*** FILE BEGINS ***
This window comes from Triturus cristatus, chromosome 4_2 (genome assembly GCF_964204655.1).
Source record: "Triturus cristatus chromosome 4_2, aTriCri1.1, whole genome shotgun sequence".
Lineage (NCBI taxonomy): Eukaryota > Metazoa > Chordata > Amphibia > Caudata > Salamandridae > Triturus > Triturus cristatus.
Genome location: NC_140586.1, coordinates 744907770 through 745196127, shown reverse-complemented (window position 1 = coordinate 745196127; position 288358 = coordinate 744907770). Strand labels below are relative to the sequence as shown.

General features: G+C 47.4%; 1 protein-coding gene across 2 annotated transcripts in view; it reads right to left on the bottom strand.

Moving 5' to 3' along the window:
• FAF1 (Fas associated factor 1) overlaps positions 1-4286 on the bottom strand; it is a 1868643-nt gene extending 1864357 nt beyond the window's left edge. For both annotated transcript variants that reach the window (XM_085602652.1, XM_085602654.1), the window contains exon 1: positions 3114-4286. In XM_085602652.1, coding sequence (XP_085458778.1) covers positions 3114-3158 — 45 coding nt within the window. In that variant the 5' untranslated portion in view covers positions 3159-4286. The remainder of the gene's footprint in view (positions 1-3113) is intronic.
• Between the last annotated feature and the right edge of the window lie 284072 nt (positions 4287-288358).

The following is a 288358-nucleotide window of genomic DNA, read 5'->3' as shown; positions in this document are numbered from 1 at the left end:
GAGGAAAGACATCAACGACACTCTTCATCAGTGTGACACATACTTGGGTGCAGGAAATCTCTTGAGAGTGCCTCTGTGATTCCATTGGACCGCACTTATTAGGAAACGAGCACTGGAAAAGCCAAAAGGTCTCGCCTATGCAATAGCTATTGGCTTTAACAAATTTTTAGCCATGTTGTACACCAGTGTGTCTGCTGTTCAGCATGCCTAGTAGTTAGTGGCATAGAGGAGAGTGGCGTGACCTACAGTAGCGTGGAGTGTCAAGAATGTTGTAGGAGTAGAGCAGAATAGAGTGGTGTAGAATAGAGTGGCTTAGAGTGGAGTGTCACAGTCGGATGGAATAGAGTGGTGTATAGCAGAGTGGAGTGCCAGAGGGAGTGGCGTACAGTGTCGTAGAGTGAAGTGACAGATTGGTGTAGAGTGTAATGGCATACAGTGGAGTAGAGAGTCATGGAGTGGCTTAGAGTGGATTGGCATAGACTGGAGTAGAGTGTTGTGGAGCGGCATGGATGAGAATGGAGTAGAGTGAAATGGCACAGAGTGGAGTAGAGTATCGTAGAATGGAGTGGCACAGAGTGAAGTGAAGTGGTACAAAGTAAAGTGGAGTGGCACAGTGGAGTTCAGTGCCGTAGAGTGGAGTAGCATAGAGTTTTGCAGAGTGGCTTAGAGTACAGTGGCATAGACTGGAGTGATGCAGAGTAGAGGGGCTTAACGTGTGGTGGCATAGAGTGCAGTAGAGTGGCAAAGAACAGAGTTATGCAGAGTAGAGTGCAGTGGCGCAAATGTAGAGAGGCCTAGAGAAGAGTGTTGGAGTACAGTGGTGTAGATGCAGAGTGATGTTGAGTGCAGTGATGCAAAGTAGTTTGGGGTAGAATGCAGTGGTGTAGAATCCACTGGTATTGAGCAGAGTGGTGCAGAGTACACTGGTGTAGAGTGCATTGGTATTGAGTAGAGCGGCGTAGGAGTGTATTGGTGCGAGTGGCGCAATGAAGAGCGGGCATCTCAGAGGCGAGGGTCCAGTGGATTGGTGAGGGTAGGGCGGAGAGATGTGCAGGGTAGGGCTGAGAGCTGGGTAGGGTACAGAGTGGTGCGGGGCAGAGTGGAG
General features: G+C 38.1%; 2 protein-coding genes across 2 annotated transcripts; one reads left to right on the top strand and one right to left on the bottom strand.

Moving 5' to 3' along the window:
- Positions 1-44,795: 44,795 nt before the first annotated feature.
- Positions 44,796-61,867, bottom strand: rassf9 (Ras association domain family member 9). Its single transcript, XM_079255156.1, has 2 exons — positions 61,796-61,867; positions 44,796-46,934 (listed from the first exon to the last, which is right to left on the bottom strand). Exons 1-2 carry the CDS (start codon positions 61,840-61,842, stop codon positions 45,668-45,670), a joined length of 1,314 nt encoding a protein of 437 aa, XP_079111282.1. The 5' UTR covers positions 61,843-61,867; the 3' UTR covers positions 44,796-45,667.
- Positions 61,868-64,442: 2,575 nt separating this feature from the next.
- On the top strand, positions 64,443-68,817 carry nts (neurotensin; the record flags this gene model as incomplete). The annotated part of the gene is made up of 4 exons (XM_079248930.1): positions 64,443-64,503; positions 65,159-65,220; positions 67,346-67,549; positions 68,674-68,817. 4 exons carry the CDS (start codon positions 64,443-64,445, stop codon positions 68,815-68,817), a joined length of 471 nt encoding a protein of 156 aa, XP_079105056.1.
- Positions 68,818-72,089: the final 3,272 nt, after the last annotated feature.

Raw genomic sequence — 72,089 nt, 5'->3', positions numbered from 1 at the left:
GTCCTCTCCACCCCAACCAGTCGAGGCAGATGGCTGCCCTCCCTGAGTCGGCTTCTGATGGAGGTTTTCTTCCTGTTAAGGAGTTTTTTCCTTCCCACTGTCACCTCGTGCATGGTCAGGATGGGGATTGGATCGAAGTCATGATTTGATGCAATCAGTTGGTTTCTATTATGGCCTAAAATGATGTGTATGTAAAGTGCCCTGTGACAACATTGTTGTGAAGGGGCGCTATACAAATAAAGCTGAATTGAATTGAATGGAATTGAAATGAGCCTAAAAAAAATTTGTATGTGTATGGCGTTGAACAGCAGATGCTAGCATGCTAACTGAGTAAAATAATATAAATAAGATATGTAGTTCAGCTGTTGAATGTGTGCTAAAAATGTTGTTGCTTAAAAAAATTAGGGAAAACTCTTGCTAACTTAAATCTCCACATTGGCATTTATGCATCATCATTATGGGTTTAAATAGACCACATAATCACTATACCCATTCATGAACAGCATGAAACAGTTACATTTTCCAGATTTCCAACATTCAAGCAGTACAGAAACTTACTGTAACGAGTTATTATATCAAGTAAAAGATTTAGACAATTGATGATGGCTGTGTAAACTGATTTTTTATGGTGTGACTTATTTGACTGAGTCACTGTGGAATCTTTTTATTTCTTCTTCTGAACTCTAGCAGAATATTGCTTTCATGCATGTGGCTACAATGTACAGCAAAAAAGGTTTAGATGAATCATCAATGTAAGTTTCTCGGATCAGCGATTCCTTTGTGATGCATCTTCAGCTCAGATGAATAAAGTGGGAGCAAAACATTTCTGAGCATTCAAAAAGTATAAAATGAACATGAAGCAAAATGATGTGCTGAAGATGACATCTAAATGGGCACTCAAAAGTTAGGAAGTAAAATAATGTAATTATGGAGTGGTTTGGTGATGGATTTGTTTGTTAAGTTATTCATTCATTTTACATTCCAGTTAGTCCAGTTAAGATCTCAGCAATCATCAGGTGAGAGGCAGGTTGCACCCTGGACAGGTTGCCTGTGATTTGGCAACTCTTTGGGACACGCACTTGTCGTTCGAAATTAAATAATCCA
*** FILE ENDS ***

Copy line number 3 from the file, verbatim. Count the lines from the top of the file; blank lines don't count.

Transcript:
Lineage (NCBI taxonomy): Eukaryota > Metazoa > Chordata > Amphibia > Caudata > Salamandridae > Triturus > Triturus cristatus.